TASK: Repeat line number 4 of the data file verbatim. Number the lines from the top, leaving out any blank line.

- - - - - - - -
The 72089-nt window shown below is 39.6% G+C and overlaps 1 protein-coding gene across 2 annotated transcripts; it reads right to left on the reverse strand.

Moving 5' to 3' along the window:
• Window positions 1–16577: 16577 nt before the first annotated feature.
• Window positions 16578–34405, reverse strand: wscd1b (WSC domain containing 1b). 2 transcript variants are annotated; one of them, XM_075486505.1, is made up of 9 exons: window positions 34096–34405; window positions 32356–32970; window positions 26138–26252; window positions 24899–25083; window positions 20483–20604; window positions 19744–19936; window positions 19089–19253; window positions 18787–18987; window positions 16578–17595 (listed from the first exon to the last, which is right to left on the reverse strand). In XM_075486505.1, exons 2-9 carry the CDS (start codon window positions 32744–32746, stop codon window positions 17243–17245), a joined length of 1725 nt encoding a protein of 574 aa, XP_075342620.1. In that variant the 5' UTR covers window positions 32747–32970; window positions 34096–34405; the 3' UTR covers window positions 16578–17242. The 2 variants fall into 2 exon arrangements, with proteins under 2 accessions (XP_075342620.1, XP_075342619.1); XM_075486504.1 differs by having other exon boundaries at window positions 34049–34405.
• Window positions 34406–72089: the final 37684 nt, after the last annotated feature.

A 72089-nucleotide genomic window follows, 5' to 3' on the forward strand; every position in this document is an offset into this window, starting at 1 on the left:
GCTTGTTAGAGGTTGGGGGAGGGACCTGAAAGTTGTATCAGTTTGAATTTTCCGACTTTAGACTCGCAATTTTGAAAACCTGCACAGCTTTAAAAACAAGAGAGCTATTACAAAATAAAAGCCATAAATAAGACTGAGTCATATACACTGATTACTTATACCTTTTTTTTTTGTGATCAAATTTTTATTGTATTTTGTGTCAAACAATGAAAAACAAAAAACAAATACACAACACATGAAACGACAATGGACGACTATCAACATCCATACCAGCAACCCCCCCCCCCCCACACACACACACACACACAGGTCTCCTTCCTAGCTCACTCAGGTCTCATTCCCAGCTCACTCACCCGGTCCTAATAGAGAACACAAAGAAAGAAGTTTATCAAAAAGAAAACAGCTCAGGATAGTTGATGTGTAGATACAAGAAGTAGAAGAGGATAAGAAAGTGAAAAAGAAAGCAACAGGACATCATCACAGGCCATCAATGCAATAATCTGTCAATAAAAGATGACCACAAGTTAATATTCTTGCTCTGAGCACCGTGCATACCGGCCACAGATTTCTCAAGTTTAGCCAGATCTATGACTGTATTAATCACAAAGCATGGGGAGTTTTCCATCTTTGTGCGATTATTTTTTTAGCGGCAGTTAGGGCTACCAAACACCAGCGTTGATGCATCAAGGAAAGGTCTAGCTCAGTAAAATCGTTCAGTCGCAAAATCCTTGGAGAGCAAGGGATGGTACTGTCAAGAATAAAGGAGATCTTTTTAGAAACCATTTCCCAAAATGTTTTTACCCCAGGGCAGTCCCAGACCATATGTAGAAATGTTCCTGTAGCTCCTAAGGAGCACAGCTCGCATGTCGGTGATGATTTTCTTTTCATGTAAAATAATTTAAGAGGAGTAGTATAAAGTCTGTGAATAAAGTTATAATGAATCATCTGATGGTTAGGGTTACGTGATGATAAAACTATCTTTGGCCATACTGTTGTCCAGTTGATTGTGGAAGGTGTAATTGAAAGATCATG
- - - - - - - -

• Window positions 16578–34405, reverse strand: wscd1b (WSC domain containing 1b). 2 transcript variants are annotated; one of them, XM_075486505.1, is made up of 9 exons: window positions 34096–34405; window positions 32356–32970; window positions 26138–26252; window positions 24899–25083; window positions 20483–20604; window positions 19744–19936; window positions 19089–19253; window positions 18787–18987; window positions 16578–17595 (listed from the first exon to the last, which is right to left on the reverse strand). In XM_075486505.1, exons 2-9 carry the CDS (start codon window positions 32744–32746, stop codon window positions 17243–17245), a joined length of 1725 nt encoding a protein of 574 aa, XP_075342620.1. In that variant the 5' UTR covers window positions 32747–32970; window positions 34096–34405; the 3' UTR covers window positions 16578–17242. The 2 variants fall into 2 exon arrangements, with proteins under 2 accessions (XP_075342620.1, XP_075342619.1); XM_075486504.1 differs by having other exon boundaries at window positions 34049–34405.